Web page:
Does this patient have reactive arthritis?
Reactive arthritis is a spondyloarthritis that develops after an infection elsewhere in the body. Symptoms of arthritis generally develop between 1 week and 1 month after the incident infection. Traditionally, the arthritis has been described as “aseptic” (i.e. the living pathogen cannot be recovered from synovial specimens); however, bacterial DNA, antigenic proteins, and lipopolysaccharides may be detected within affected joints.
Patients with reactive arthritis experience a mono- or oligoarticular arthritis that may be accompanied by enthesitis (inflammation at the site where tendons or ligaments insert into bone), such as Achilles tendonitis or plantar fasciitis. Dactylitis (“sausage digits”) may also occur. Extra-articular manifestations may include conjunctivitis, uveitis, balanitis or a papular rash on the soles and palms called keratoderma blenorrhagicum. The triad of oligoarticular arthritis, urethritis and conjunctivitis, formerly known as “Reiter’s syndrome”, constitutes the narrowest definition of (what is now known as) reactive arthritis.
Reactive arthritis is an uncommon, typically self-limited, disease affecting younger patients of both genders. Approximately 30-80% of patients with reactive arthritis are HLA-B27 positive and these patients may be more likely to develop chronic arthritis. It is unclear why HLA-B27 predisposes to reactive arthritis, but it is not a diagnostic test.
Relatively few organisms have been identified to cause reactive arthritis:
Urogenital infections – Chlamydia trachomatis
Enteric infections – Campylobacter, Enterobacteriae, Yersinia, Salmonella, Shigella, and Clostridium difficile
These infections can elicit a well-defined form of “classical” reactive arthritis. Arthritis may also follow other extra-articular infections (e.g. streptococcal, Borrelia, etc.), however, these do not carry the HLA-B27 association and in the case of spirochetal infections (Lyme, syphilitic arthritis) live organisms are present in the joints.
The diagnosis of reactive arthritis can be difficult as, by definition, the incident infection has often been treated and resolved prior to the onset of the arthritis. The goal of lab testing is to identify infection (current or recent) with a known causative organism and to exclude alternate diagnoses. For similar reasons, treatment is aimed at symptom relief rather than treatment of the underlying infection.
Physical exam may reveal a mono- or oligoarticular arthritis (swelling, erythema and pain of the affected joint). The arthritis is typically asymmetric. Dactylitis (“sausage digit”) or enthesitis (swelling and tenderness over the Achilles tendon or plantar fascia where it inserts into the calcaneus) may also be present. Somewhat uniquely, large knee effusions may occur, with only minimal other signs of inflammation (capsular tenderness, heat, redness).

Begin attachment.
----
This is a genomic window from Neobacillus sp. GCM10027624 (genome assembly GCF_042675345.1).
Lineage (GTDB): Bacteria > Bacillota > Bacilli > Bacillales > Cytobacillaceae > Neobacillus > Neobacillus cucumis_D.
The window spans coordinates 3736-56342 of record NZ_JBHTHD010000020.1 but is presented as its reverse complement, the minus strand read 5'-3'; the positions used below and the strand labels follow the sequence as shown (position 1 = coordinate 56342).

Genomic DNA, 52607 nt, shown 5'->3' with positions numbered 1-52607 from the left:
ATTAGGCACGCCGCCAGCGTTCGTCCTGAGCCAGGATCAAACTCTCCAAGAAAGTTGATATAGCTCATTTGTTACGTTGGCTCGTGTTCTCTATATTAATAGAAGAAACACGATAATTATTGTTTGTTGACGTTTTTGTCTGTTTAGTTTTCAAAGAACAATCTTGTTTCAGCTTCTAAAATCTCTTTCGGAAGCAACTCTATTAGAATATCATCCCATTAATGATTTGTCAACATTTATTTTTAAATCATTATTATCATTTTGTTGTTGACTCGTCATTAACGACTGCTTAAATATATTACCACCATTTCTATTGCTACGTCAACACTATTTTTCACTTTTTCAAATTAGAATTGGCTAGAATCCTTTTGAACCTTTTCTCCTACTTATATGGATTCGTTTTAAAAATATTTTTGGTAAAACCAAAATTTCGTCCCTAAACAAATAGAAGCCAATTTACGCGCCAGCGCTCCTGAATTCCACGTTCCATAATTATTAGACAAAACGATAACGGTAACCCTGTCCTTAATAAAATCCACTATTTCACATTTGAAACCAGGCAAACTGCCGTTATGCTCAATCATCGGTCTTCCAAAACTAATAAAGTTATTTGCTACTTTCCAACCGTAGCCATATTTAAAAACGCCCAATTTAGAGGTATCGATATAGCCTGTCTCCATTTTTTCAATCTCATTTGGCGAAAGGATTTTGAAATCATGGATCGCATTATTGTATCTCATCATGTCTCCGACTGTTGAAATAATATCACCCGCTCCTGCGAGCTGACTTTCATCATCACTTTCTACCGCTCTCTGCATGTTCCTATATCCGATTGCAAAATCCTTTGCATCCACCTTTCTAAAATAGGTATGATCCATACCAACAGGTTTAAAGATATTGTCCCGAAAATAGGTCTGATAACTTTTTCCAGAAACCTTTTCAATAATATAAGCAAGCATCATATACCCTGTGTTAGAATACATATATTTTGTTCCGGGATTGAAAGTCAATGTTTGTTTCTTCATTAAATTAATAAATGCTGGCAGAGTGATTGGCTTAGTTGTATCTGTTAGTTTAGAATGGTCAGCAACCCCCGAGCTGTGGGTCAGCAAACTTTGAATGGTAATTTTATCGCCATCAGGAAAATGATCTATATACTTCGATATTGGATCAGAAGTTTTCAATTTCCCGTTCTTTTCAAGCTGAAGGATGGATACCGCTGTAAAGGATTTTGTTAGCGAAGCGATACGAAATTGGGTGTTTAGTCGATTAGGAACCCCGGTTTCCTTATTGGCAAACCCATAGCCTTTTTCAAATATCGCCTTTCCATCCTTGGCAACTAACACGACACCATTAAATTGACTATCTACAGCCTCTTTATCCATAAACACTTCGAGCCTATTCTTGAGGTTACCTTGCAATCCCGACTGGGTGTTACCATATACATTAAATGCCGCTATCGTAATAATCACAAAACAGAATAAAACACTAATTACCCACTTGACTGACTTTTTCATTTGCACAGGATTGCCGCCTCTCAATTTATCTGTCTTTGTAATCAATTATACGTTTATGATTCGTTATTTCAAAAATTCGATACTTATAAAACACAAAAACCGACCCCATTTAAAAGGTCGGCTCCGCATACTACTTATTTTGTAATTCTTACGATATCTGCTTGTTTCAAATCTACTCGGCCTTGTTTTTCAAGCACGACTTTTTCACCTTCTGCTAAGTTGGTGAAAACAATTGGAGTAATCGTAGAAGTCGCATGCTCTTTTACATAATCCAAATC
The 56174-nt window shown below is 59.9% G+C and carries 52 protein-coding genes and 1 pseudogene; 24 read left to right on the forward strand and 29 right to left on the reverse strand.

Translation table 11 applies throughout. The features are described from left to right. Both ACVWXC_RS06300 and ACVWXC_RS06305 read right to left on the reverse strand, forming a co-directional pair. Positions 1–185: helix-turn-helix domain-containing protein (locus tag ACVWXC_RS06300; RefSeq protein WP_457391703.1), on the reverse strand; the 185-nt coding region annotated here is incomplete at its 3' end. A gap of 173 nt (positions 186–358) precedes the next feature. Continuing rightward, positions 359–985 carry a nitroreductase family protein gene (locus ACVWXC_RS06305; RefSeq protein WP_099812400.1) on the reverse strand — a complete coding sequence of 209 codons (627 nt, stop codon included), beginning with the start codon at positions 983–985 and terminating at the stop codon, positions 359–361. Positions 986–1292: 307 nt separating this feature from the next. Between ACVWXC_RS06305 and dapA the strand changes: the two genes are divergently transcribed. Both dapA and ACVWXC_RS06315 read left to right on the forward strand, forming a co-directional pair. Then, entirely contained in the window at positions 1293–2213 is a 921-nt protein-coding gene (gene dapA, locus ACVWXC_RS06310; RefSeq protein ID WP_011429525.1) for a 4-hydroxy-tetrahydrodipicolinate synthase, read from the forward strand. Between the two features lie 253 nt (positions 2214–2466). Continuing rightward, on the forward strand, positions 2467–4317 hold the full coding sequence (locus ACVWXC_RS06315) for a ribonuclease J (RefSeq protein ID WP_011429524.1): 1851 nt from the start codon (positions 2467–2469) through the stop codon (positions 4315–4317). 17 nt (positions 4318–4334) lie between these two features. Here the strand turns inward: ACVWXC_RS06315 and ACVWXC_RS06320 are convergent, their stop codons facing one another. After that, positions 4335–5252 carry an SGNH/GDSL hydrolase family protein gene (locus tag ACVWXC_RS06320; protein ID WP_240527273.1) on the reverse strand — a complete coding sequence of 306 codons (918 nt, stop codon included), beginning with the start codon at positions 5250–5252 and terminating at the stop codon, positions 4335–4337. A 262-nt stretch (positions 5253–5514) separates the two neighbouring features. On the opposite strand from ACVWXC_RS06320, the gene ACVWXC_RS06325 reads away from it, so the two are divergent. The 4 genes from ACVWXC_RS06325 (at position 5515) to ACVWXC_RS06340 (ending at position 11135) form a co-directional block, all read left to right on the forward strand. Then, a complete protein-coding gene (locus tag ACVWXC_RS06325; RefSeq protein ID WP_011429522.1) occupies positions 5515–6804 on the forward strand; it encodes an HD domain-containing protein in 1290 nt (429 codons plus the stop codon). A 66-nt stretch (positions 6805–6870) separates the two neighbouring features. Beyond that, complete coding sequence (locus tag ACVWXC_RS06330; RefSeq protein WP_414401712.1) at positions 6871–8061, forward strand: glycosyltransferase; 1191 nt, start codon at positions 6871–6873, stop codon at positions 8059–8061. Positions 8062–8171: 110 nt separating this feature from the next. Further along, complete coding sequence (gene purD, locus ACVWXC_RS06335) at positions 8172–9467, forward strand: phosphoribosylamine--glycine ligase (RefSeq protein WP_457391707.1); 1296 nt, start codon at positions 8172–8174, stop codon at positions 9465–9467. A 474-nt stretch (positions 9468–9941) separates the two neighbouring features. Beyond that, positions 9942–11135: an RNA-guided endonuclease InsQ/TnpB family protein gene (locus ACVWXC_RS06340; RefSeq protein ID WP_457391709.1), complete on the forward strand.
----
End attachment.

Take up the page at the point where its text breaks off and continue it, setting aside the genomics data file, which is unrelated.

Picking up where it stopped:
Non-articular exam findings may include conjunctivitis or uveitis (former being more common) and oral ulcers. Skin exam may reveal circinate balanitis (shallow erosions on the penis with a serpiginous border) and/or keratoderma blenorrhagicum; a papular, hyperkeratotic, psoriatic-appearing rash on the palms and soles.
The differential diagnosis for reactive arthritis will vary depending on the specific presentation. For patients presenting with the syndromes listed, consider the following differential diagnoses:
Acute monoarticular arthritis – septic, crystal associated, Lyme
Arthritis and enteritis- inflammatory bowel disease, Whipple’s disease, Behçet’s disease
Arthritis and urethritis – disseminated gonococcal infection
What tests to perform?
There are no diagnostic tests that confirm a diagnosis of reactive arthritis. The goal of lab testing is to identify infection (current or recent) with a known causative organism and to exclude alternate diagnoses. Although bacterial DNA may be detected in the synovial fluid, routine polymerase chain reaction testing of synovial fluid is not recommended as it will not change management.
Diagnostic tests should include:
Joint aspiration (to diagnose septic or crystal-induced arthritis)
Stool cultures (even in absence of diarrhea)
Urine testing for chlamydia (note that urethritis in reactive arthritis is often aseptic, and can follow GI infections)
Additional serologic tests for the other organisms known to cause reactive arthritis may be warranted in select cases (e.g. following travel to an endemic region), but are not routinely recommended.
The value of HLA-B27 testing is unclear and should not be implemented for all patients. According to some authors it is probably most useful diagnostically for patients with an intermediate pre-test probability of disease; however, this use has not been validated in large-scale studies.